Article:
A citizen petition to ban fur sales in Wellesley is on the Board of Selectmen meeting agenda for Monday night with the goal of having Town Meeting weigh in this Spring on a proposed bylaw.
The petition is spearheaded by Wellesley resident, Wellesley College Professor and Humane Society of the United States volunteer Liza Oliver. More details are available on the Fur-Free Wellesley site, but I also caught up with Oliver by email and her responses to my questions are below, along with the proposed bylaw.
Furs can be seen at certain Wellesley stores, and you can’t throw a snowball in town without hitting someone wearing a Canada Goose parka lined with coyote fur (not that the coats were sold here). And a fur fact: Wellesley Furs, out of New York, apparently used to be quite a thing in the early 20th century.
The citizen petition cites the suffering by animals whose fur is used for clothing at a time when there is a “wide array of alternatives for fashion and apparel.” It argues that a ban on fur sales in town “will foster a more humane environment in Wellesley.” The bylaw does address exceptions, such as furs used for religious purposes.
There’s a move afoot across the world, including in the United States, to ban fur sales. California leads the way in the States, with a fur sales ban going into effect in 2023. While Massachusetts hasn’t followed suit, the state has taken at least one related step in forbidding hunting contests that target fur bearers.
Here’s my exchange with Fur-Free Wellesley’s Liza Oliver:
Have you actually seen much in the way of fur products being sold in town?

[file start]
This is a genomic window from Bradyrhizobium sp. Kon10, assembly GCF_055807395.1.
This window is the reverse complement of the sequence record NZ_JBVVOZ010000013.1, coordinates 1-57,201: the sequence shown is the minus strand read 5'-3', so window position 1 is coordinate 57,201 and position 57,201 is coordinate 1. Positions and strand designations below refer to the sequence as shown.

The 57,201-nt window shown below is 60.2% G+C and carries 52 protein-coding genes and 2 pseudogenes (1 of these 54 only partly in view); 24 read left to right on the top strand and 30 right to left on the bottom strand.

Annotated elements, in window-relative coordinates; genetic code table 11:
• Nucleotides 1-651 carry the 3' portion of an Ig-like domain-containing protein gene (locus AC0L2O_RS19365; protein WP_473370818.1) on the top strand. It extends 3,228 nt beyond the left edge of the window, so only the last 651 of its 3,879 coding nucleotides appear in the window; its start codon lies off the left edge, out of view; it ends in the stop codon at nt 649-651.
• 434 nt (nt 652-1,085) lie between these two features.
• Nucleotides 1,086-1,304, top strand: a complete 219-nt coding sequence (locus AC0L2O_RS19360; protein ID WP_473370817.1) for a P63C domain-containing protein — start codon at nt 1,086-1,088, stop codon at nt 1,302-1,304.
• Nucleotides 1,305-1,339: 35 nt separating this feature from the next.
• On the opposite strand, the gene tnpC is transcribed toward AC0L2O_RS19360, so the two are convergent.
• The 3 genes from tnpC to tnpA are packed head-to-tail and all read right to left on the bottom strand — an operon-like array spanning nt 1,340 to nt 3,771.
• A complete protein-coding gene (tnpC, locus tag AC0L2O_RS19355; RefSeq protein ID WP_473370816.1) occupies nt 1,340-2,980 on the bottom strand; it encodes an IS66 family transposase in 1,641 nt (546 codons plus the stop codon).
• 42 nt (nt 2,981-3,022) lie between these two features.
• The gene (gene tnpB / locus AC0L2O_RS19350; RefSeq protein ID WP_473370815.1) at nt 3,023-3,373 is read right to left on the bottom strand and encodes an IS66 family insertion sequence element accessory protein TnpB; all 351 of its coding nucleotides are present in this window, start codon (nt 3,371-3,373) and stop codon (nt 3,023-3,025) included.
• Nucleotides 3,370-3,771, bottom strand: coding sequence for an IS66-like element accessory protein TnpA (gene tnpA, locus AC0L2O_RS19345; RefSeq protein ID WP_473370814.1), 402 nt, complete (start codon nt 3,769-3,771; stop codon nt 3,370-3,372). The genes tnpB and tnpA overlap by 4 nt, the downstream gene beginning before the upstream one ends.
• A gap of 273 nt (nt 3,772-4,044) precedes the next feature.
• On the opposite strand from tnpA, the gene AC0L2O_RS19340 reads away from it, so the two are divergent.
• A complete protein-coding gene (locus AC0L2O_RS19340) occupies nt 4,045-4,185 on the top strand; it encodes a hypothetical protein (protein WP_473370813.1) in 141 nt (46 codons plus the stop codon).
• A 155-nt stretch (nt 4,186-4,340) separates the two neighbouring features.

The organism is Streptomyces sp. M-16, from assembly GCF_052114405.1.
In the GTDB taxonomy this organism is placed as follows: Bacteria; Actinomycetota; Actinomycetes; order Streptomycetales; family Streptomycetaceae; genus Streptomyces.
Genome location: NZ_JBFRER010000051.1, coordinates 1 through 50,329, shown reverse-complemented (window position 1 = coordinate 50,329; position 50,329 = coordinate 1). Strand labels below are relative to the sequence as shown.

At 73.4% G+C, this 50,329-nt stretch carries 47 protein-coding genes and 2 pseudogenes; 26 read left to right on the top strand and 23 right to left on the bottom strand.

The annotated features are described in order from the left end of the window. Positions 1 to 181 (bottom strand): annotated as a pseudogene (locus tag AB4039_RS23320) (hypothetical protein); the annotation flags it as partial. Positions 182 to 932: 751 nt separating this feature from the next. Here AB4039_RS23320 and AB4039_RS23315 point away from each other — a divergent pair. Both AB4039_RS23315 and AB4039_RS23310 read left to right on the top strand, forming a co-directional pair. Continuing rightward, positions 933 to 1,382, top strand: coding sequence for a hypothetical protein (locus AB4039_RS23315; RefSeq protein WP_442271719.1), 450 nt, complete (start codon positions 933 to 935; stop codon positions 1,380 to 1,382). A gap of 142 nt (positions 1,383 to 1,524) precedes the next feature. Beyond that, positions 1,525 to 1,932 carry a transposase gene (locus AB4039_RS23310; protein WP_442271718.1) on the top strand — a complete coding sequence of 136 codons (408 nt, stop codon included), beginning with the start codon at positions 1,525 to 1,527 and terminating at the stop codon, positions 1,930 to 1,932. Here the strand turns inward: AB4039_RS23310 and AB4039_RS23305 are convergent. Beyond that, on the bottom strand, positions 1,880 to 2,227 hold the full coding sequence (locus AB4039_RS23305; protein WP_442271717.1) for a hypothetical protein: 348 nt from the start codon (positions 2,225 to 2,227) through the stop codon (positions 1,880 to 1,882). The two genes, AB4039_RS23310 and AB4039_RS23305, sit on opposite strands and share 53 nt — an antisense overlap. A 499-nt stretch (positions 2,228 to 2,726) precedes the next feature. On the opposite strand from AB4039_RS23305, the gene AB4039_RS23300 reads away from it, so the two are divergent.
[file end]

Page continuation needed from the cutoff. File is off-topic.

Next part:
Most retailers in Wellesley that sell textiles of any variety do not sell fur, and for the few who do, it generally comes in the form of pom poms on hats, or lining on coat hoods or shoes. The stores that do have a small number of fur accessories also already sell faux fur as well, in which equivalent alternatives of real fur styles exist. Based on the fairly thorough though not exhaustive survey of in-store and online inventories I did back in early December when fur inventories were at their highest, fur represents a negligible amount of inventory in Wellesley. No one’s livelihood would be affected should this bylaw be implemented.
Have you spoken to any retailers in town about their fur sales, and have you had any indication from them if it’s something they will fight to defend or if they might be moving in this direction anyway?
I have been in touch with a representative from the Wellesley Square Merchants’ Association, and they provided me with the following statement: “The policy of the Wellesley Square Merchants’ Association, and the expectation of its members, is to be neutral and uninvolved with political as well as community and industry missions like this.” I am also in the process of contacting individual retailers with informational slides and a survey for retailers to express their support or concerns about a fur prohibition in town. Understandably, retailers may have concerns about unforeseen “what ifs” of a fur prohibition, even if they don’t sell any fur or sell only a negligible
amount of it in the form of accessories. But research from consulting firms devoted to brand image and performance show that making a fur-free commitment only helps businesses.
The CEO of the consulting firm The Luxury Institute, which has conducted significant quantitative and qualitative research into consumer habits of affluent and wealthy consumers (such as those likely to shop in Wellesley’s retail stores), has summarized the firm’s findings as follows: “If [fur] is not a necessity, if it doesn’t define a brand’s reason to exist — which it doesn’t for most companies — then they’re probably not selling a lot of it anyway due to consumer and societal sentiment. If you don’t have the moral clarity [not to sell fur], at least have the economic clarity.”
It’s for this reason that nearly all high-end designers and hundreds and hundreds of retailers have already made fur-free commitments. While these brands certainly care about animal welfare, they also understand that ditching fur is good for their brand image and their business. Sticking with fur puts businesses behind the curve on an issue of growing societal concern.
It looks like Fur-Free Wellesley is part of a larger Fur-Free Massachusetts effort. Are there other local communities beyond Wellesley making moves, or is Wellesley the first?